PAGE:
To even begin to understand the Vedas, you need to be fluent in Sanskrit, have a poetic heart, and be prepared for a variety of unexpected revelations. These revelations range from the extremely varied deities and worship practices to the adoration of the cosmos and the realization that divinity can be found in everything.
There is nothing in the contemporary world or even in the ancient world that can be compared to the Vedas. And they are nothing that you could possibly imagine, including tales, myths, commandments, scientific discoveries, or anything else.
And gaining an understanding of them will not provide you with any new factual information; rather, it will alter your whole viewpoint of yourself, this entire universe, and will provide you with a new model to see the world and life.
You are able to witness the splendor that is floating along the magical pathways of the chandas, which are much cherished by the devas. It is unlike anything you have experienced in the past, and it is also unlike anything you will ever experience in any other manner.
If by “intellectually understand what is said in it,” you mean anything like “yes,” then reading the translation will allow you to accomplish just that. It is possible that you may need the assistance of someone who is well-versed in the language used in Vedanta in order to understand particular phrases, situations, etc.
If, on the other hand, by comprehension, you mean the direct experience of the truth as it is described in the Vedas, then the answer is negative; this cannot be accomplished via reading alone. Years of dedicated spiritual practice, or sadhana, are going to be necessary if you want to even get close to comprehending (having the experience of) what the words in the Vedas really mean.
Without the instruction of a knowledgeable Guru, the Vedas are challenging to read at best and almost difficult to comprehend at any level. Devabhasha Sanskrit, also known as Vaidik Sanskrit, is a form of Sanskrit that is somewhat distinct from classical Sanskrit.
Vaidik Sanhitas, in particular, is written in this form. They are poetry in a way that is subtle, complicated, and intricate. According to the Vedas themselves, each and every line has seven distinct layers of coded information.
This is how the Devas communicate; they talk on several levels at once, in a linked manner, and they do it by pointing out parallels and resemblances in nature in order to convey more complex thoughts.
The vast majority of human brains are just not capable of comprehending a language of this kind. Because of this, many of the efforts to translate the Vedas come off as pretty weird or even incoherent in many parts of the text.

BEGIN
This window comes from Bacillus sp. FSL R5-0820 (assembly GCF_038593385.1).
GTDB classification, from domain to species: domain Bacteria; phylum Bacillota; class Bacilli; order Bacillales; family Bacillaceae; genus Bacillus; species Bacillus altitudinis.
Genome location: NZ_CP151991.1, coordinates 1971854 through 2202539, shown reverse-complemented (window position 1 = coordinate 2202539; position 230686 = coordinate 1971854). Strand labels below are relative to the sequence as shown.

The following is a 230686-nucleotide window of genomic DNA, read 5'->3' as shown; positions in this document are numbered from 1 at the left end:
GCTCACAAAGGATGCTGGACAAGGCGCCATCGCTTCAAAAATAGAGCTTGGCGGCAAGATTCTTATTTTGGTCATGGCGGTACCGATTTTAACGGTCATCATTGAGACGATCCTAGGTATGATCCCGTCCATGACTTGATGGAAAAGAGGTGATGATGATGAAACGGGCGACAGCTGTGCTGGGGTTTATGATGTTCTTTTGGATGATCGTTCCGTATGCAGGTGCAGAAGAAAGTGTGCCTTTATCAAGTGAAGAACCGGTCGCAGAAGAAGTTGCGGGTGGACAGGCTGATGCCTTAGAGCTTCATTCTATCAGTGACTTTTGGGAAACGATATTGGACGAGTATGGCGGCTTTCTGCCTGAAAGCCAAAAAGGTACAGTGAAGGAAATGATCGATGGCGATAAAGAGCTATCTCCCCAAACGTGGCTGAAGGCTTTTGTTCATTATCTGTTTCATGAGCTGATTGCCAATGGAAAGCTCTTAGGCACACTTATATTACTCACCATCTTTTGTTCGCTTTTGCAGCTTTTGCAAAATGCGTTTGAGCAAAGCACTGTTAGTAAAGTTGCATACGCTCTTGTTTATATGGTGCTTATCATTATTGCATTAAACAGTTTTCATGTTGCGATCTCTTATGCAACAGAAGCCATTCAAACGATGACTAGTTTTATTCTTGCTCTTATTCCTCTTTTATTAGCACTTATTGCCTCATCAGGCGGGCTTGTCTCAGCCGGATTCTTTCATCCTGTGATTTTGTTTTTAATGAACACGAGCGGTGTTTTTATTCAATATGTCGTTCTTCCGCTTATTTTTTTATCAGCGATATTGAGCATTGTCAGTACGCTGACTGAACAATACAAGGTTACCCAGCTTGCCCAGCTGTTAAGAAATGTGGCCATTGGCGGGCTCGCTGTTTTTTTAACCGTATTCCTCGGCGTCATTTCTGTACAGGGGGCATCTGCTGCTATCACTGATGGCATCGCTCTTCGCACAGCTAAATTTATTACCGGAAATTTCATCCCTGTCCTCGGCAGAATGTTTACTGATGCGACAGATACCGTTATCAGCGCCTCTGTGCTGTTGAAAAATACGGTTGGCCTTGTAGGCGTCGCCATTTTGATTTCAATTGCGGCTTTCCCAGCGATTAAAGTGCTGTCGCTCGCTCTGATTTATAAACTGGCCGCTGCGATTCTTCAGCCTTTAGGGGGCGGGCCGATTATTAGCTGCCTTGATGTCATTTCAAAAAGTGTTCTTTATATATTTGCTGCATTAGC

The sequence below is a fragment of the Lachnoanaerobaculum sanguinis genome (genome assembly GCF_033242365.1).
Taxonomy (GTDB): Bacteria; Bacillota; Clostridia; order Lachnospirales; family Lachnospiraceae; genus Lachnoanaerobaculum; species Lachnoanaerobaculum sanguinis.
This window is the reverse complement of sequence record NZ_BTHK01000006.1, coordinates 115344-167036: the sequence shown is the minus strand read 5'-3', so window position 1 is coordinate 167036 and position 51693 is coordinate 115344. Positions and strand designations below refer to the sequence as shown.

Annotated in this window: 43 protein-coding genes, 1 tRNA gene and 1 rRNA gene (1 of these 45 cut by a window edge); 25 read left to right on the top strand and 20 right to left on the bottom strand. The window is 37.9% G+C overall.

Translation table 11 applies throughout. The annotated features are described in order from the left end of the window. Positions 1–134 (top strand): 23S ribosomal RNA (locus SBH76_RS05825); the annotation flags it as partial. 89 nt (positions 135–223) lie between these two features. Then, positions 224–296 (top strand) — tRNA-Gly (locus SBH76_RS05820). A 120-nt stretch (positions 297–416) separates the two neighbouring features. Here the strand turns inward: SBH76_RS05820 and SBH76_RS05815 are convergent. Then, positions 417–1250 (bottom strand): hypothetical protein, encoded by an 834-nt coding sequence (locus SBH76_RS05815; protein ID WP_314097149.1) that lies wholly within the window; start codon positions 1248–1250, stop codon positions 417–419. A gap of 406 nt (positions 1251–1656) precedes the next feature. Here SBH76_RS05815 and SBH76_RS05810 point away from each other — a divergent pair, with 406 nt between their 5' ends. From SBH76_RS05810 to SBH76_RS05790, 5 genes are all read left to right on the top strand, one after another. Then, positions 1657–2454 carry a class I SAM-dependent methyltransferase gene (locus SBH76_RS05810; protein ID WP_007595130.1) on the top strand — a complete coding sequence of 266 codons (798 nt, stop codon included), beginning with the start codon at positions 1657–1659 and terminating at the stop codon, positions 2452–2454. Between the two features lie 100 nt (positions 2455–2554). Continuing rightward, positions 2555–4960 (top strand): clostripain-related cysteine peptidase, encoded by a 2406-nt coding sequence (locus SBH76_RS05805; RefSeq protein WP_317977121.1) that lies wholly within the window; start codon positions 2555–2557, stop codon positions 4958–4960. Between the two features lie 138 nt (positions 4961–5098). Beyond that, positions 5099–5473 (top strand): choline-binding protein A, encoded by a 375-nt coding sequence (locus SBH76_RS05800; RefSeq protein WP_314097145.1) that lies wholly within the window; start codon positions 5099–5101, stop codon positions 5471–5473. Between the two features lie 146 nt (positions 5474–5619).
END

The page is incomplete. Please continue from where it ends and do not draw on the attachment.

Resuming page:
It calls for complete immersion in traditional training over the course of many years, as well as a distinctively Vedic way of thinking, which can only be obtained by living in such a culture and is typically unattainable for those who were raised in other cultures, such as western or westernized culture, no matter how hard they try.
Instead of historically attempting to grasp the meanings of the mantras found in the Vedas (particularly those found in the Sanhitas), traditional practitioners customarily employ the mantras for the spiritual power contained within the sounds of the chants themselves.
For this reason, Hinduism has many other Shastras composed in far easier language to explain the essential meaning of the Vedas. Some examples of these Shastras include the Bhagavad Gita, the Vedanta Sutras, the Agamas, Puranas, and Itihasas, the Yoga Shastras, and other Smritis. All of these Shastras were written centuries after the Vedas.
The Vedas include a wealth of poetry, but in addition to that, they have a strong feeling of connection between each topic and each metaphor. Additionally, the Vedas have a very powerful filter that eliminates the gibberish that humans come up with when attempting to comprehend them.
The Vedas are meant to be interpreted in a poetic manner; in fact, they are collections of poems known as chandas that showcase the poet sage’s utmost skill by adorning the inspired ideas with language that is both beautiful and appropriate.
According to recent findings in the field of academic research, the practice of sagehood may have its roots as far back as the Proto-Indo-European period. And this still indicates that the sages had been experts in the use of language for more than two thousand years before the sage tradition was terminated.
You can see the polished human concepts relating back to development from the natural and raw forms, and you can see the divinities linked with one other and with diverse things in the enormous network of this universe.
Without a doubt, they have a lot to say about the thinking of man. You are able to see and feel the perception that allowed the sages to encounter the divine in all places and to generate the poetry.
The majority of Hindu scholarship has been focused on such topics for thousands of years. They have been able to keep the sounds of the Vedas alive and use them in Yagnya, but very few of them have attempted to grasp what those sounds really represent.
It has always been the case that only a tiny group of professionals who had been schooled from birth on how to accomplish that could do it, and at this point in the Kaliyuga, even their understandings may be in doubt.